The investment climate is good, but expect longer-term rather than shorter-term tenures and smaller Independent Water and Power Production (IWPP) for the next few years, this was the message of the 5th annual Saudi Water and Power Forum, which opened in Jeddah on Sunday.
The message from the expert speakers in the four-day seminar confirmed the underlying strength of the economy and the investment climate but warned that even the Kingdom’s very stable economy had been affected by the global downturn.
Adrian Creed of law firm Towers and Hamlins, which specializes in IWPPs in the GCC region, said, “An underlying driver (for the economy) in the power sector is the need for one 2000mw project a year for the next 20 years.”
He pointed out that while the interface between Saudi law and English law presented some challenges, protocols were available that allowed parties to establish sound and legally enforceable contracts, and an independent arbitration which he described as “essential.”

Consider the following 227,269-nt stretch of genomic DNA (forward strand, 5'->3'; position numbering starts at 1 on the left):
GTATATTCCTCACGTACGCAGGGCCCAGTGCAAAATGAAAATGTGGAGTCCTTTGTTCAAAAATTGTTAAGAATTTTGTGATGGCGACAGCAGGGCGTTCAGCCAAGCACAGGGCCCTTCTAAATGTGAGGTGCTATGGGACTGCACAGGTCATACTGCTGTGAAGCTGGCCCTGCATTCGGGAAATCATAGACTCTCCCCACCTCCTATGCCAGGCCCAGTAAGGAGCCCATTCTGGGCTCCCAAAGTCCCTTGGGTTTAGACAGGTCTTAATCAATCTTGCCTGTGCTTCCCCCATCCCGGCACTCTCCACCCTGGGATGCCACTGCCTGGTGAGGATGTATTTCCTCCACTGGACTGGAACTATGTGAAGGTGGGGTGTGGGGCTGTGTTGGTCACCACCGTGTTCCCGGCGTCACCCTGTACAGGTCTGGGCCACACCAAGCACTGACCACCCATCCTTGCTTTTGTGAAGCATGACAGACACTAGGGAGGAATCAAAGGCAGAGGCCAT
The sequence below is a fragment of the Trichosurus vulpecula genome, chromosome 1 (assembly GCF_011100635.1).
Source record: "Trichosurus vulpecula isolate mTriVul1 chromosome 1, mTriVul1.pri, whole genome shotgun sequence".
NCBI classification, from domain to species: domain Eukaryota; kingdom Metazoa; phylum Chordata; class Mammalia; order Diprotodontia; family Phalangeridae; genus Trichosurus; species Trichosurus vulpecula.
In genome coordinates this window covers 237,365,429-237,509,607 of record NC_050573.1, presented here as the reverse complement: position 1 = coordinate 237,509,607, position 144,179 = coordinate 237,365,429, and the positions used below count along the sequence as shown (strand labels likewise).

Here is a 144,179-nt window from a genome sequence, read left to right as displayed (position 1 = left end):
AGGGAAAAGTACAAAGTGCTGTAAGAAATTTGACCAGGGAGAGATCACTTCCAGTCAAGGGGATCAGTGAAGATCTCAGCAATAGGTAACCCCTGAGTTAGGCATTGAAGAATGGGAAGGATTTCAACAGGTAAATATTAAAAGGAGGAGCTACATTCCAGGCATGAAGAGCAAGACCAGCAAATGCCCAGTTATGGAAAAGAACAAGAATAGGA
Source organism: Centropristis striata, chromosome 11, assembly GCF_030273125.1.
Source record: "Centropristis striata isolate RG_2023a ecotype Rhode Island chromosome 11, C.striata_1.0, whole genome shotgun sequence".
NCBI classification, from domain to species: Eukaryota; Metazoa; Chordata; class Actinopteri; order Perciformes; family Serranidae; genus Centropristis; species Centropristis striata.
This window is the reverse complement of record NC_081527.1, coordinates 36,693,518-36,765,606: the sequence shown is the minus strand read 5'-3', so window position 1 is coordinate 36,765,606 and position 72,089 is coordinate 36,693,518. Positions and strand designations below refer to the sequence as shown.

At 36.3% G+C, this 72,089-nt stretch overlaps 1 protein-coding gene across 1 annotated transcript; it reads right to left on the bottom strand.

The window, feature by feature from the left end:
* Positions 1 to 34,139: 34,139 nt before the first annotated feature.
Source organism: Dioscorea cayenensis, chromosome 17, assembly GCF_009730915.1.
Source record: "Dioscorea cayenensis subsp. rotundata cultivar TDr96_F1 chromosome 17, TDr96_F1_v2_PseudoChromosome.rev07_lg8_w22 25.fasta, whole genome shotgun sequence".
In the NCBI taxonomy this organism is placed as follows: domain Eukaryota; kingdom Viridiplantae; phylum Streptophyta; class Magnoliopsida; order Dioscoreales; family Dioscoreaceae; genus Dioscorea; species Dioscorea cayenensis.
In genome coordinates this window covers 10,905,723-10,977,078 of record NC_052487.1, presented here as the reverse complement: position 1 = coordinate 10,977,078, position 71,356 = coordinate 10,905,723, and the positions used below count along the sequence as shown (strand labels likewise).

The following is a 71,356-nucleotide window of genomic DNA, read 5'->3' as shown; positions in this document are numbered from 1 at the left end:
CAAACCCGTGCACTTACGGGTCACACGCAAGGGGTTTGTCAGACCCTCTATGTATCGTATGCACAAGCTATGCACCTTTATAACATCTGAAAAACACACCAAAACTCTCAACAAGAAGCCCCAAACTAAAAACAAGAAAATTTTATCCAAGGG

The expert panel at the afternoon seminar that discussed investment and cooperation in the Kingdom’s water and power sector thought that this, coupled with a projected spend of $400 billion over the next 20 years to build infrastructure projects to cope with the four percent population, would keep the investment market lively but with some marked changes.
Paul Gamble, head of research at Jadwa Investment, said that the maintenance and development of investment by internal and external sources in projects in the Kingdom depended critically on the restoration of confidence that had been undermined by the global downturn. “Confidence is the key,” he emphasized, noting that it would not be until 2011 that global factors affecting confidence wore off. “As a result, growth is still weak.” Gamble tracked the course of the crisis and demonstrated that after the crash in Q1 2008, the plunge in oil prices and the massive drop in point of sale purchases, banks were disinclined to lend to anyone, even other banks